Hutton, Bette: Movie Star (Annie Get Your Gun)

March 12, 2007–Betty Hutton, the actress and singer who brought a brassy vitality to Hollywood musicals such as “Annie Get Your Gun,” died in Palm Springs, California. She was 86.

The death was confirmed Monday by a friend of Hutton who spoke on the condition of anonymity, citing Hutton’s wishes that her death be announced at a specified time by the executor of her estate, Carl Bruno.

Hutton was at the top of the heap when she walked out of her Paramount contract in 1952, reportedly in a dispute over her demand that her then-husband direct her films. She made only one movie after that, but had a TV series for a year and worked occasionally on the stage and in nightclubs.

Unlike other actresses who have been called “blonde bombshells,” Hutton had a screen personality that had more to do with energy and humor than sex.

Time magazine wrote in 1950: “Betty Hutton, who is not remarkably pretty, by movie standards, nor a remarkably good singer or dancer, has a vividly unique personality in a town that tends to reduce beauty and talent to mass-produced patterns. Watching her in action has some of the fascination of waiting for a wildly sputtering fuse to touch off an alarmingly large firecracker.”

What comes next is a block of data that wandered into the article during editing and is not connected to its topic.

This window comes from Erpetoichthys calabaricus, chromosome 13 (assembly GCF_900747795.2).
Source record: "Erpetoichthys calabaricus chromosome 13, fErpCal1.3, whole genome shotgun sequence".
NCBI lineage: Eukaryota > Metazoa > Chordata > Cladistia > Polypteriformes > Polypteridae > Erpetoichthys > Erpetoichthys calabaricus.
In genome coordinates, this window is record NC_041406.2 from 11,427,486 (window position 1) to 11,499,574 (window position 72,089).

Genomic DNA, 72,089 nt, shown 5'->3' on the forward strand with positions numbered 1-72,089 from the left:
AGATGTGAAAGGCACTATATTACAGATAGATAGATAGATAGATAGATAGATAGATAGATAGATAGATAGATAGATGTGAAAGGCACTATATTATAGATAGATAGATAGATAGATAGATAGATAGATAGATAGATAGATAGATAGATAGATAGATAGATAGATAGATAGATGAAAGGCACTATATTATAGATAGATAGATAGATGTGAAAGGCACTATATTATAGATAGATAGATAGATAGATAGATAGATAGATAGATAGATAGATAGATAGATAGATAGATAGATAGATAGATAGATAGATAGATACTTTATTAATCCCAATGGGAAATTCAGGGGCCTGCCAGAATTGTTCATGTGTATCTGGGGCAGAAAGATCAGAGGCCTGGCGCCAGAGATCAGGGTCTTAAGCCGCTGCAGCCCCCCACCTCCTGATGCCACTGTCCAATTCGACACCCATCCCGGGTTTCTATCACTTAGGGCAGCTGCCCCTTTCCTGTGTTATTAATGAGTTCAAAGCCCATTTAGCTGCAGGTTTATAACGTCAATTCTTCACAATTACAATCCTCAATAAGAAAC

Hutton could be brash behind the camera, too, telling the AP in 1954: “When I’m working with jerks with no talent, I raise hell until I get what I want.”

Biopics

Several of her films were biopics: “Incendiary Blonde,” about actress and nightclub queen Texas Guinan; “Perils of Pauline,” about silent-screen serial heroine Pearl White; and “Somebody Loves Me,” about singer Blossom Seeley.

Annie Get Your Gun

“Annie Get Your Gun” (1950) was the Irving Berlin musical biography of Annie Oakley, with Hutton playing the part Ethel Merman had made famous on Broadway. Hutton got the movie role when Judy Garland wa fired by MGM.

Personal Note

My favorite Betty Hutton performance is in Preston Sturges’ 1944 comedy, “The Miracle of Morgan’s Creek,” which was recenly released on DVD as part of the Sturges Special Collection.